Part I – VA Malpractice/Negligence — The Case of Marine Veteran Brian Tally
Marine Veteran Brian Tally was a vibrant, healthy business owner. He coached youth sports, worked out, was a hands-on active businessman, and enjoyed his time with family. But a misdiagnosis and series of negligent actions by VA Loma Linda in California began a journey into hell for this man who will never recover his previous life.
In January of 2016, Brian developed severe back pain. He had not fallen or injured himself in any way. There were no signs of physical trauma, but the pain became intolerable. He began having severe night sweats on top of the ever-increasing pain. He was in a lot of agony for a month before he went to the doctor – he had always been a tough man.
He tried Ibuprofen, but eventually the pain became so severe that he called his primary care physician on February 4, 2016. She mailed him some medications. By the 17th, Brian was in so much pain that he was lying face down on his cold bathroom floor, “moaning and crying for relief.” Because he couldn’t even go to the bathroom, he had a bucket beside him to pee in.
By February 19, his wife was so upset about her husband’s condition that she took him to the ER at VA Loma Linda. They took an x-ray and diagnosed him with low back sprain, and sent him home with a plethora of drugs: Kenalog (steroid), Toradal (Keterolac- anti inflammatory), Gabapentin (anti-seizure drug), and Methacarbomal (muscle relaxant). They told him to followup with his primary care doctor.
In his words:
“On February 22nd my wife checked me back into the ER. At this point I couldn’t bear the pain any longer and began having panic attacks. I was at a 10/10 with pain, and I was again reiterating my symptoms of severe low back pain, excessive bed / night sweats, and that I could no longer walk as I was in a wheel chair in the ER. The pain brought me to my knees and my wife began to cry and was comforted by fellow veterans as my wife thought I was dying.”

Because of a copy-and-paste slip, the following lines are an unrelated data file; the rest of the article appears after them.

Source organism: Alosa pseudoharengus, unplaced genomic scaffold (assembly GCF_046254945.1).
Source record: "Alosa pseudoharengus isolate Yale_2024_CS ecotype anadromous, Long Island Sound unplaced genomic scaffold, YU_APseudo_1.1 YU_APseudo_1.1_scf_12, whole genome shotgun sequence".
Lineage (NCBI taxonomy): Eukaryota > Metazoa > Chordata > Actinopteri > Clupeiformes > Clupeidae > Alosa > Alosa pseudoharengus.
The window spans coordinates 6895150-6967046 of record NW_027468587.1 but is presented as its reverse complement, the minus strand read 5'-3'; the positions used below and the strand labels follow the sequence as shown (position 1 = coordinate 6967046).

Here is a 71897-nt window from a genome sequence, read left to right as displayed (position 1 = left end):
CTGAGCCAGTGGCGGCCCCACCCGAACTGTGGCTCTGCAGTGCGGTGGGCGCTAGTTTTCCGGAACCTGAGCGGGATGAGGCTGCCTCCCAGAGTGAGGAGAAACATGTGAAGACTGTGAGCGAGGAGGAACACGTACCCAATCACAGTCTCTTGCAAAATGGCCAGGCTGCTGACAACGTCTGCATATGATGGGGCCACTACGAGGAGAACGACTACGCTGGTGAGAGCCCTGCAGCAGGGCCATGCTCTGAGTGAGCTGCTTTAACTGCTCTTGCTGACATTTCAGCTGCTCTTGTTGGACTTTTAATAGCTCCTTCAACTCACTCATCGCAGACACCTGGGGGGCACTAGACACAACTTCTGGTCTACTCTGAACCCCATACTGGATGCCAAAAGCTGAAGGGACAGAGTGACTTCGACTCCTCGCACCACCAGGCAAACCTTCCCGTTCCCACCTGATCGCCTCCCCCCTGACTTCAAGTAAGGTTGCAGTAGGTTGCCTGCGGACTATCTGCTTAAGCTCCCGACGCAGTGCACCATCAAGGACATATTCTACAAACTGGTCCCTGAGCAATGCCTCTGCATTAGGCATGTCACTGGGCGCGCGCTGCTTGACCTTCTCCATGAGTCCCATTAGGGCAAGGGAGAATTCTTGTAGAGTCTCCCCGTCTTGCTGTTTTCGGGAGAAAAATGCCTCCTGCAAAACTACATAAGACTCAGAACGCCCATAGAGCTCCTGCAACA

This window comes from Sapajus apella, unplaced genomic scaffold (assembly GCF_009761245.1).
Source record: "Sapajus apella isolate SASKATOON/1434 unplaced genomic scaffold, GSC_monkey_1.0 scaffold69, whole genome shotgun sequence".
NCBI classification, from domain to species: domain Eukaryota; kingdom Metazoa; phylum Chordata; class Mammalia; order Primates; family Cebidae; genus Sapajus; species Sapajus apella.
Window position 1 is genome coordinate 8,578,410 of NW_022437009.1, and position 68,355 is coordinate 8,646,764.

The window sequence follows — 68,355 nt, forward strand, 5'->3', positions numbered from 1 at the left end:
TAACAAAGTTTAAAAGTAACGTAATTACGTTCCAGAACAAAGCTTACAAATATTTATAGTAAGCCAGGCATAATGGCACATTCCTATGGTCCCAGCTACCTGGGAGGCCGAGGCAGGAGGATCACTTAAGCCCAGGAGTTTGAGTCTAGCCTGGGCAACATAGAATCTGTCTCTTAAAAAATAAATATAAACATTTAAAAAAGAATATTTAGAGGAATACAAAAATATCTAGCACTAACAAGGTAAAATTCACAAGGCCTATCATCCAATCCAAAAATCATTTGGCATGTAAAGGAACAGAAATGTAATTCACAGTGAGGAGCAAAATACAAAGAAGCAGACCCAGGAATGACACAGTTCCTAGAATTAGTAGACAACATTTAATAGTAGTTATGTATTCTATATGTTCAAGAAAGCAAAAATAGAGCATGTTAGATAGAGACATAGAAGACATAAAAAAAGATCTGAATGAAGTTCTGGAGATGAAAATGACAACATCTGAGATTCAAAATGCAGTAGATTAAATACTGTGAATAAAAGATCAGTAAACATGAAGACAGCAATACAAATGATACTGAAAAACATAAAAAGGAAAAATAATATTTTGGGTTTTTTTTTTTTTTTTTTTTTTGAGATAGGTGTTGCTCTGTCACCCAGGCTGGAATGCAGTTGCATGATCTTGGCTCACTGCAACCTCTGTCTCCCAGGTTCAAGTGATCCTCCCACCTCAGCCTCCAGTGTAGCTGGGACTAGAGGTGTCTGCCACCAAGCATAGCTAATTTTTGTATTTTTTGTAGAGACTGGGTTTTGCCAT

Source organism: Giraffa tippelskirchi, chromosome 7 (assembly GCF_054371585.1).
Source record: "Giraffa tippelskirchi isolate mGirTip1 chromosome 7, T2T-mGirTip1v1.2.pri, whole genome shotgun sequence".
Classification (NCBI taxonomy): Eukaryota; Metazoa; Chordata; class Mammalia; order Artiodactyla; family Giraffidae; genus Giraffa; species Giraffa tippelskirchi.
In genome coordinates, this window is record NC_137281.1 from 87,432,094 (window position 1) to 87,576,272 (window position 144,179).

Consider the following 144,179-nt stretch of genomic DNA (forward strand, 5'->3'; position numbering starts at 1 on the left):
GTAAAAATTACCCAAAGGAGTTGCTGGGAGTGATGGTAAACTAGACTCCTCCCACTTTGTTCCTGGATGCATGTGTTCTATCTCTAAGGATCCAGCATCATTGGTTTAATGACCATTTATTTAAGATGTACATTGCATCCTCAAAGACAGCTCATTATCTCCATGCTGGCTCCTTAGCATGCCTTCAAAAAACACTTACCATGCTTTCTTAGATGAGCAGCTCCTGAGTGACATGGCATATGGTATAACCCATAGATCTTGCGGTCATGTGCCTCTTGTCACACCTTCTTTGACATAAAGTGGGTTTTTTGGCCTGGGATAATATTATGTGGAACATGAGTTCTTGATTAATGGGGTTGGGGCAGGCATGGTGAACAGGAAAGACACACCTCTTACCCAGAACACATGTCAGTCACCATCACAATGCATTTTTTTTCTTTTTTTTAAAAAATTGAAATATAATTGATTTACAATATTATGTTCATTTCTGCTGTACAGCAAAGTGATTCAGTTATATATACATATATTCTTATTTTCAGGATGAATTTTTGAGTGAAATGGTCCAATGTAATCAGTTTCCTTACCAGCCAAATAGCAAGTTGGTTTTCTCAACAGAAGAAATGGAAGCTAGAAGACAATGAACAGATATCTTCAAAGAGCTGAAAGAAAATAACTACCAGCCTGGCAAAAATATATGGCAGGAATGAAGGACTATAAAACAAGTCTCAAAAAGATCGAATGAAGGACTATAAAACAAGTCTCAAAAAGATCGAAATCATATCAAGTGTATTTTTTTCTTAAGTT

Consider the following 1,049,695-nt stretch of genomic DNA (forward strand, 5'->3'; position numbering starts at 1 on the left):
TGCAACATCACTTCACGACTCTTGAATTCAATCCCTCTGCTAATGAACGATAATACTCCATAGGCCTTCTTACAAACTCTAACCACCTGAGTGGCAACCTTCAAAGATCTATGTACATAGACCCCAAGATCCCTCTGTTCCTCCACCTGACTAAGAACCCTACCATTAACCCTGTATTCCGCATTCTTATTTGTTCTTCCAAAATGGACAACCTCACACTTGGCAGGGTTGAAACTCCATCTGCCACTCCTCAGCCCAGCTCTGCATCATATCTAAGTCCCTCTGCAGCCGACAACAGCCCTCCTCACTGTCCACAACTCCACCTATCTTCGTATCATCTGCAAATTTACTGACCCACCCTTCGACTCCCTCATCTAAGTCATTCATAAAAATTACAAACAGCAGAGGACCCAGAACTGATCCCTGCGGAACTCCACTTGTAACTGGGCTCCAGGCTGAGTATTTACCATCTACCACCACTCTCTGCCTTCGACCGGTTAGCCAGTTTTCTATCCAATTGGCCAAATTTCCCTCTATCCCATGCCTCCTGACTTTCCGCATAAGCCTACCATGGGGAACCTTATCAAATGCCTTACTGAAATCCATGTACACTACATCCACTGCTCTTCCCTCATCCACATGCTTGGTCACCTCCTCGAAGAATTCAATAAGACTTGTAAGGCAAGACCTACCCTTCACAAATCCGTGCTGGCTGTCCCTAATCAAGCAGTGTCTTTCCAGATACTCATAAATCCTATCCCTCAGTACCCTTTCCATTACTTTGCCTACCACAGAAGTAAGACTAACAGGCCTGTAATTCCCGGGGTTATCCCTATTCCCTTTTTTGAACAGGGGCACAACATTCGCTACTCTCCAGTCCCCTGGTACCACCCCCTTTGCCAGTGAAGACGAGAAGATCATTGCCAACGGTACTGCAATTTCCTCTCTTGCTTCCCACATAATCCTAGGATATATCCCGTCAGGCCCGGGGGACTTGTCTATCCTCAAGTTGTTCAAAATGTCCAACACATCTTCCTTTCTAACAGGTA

Instead of checking his blood, or anything else, the VA staff simply gave him two injections of Dilaudid. Dilaudid is also known as Hydromorphone and is often used on the battlefield for wounded patients. It’s a heavy painkiller and can cause confusion, addiction, and a host of other issues. Remember, Mr. Tally had no outward signs of trauma to his body. This would have been the perfect time for an MRI to see what was really going on in there. But no, he was sent home again with yet another pile of medications and told it was a lumbar sprain.
ER staff also “yelled” at his wife for “not following up” with the primary care doctor. Except that they had been trying, calling numerous times and receiving no answer back. The hospital managed to get through to Tally’s doctor at the VA in Murrieta. An appointment was set for February 23.
At that appointment, the doctor prescribed even MORE medications and told him to “stretch.” His body had begun to atrophy, he had lost 35 pounds, and couldn’t walk without a walker. He told us he felt like a zombie from all the pain meds. The Tallys demanded an MRI- but they were told that it would have to be ordered by the Orthopedic department at VA Loma Linda. But since the X-rays didn’t show anything, it likely wouldn’t be deemed necessary.
By February 29, once again, calling the doctor did nothing, and he STILL hadn’t been contacted by the Orthopedic department. On March 3, his wife loaded him in the car and drove to a private imaging facility in Temecula. They paid $500 out of their own pocket for an MRI of Tally’s back and had the results sent to his primary care doctor and the Orthopedic department. The MRI showed a horrifying answer to his pain. Things were about to go from bad to critical.
Stay tuned for the next installment –it gets much, much worse.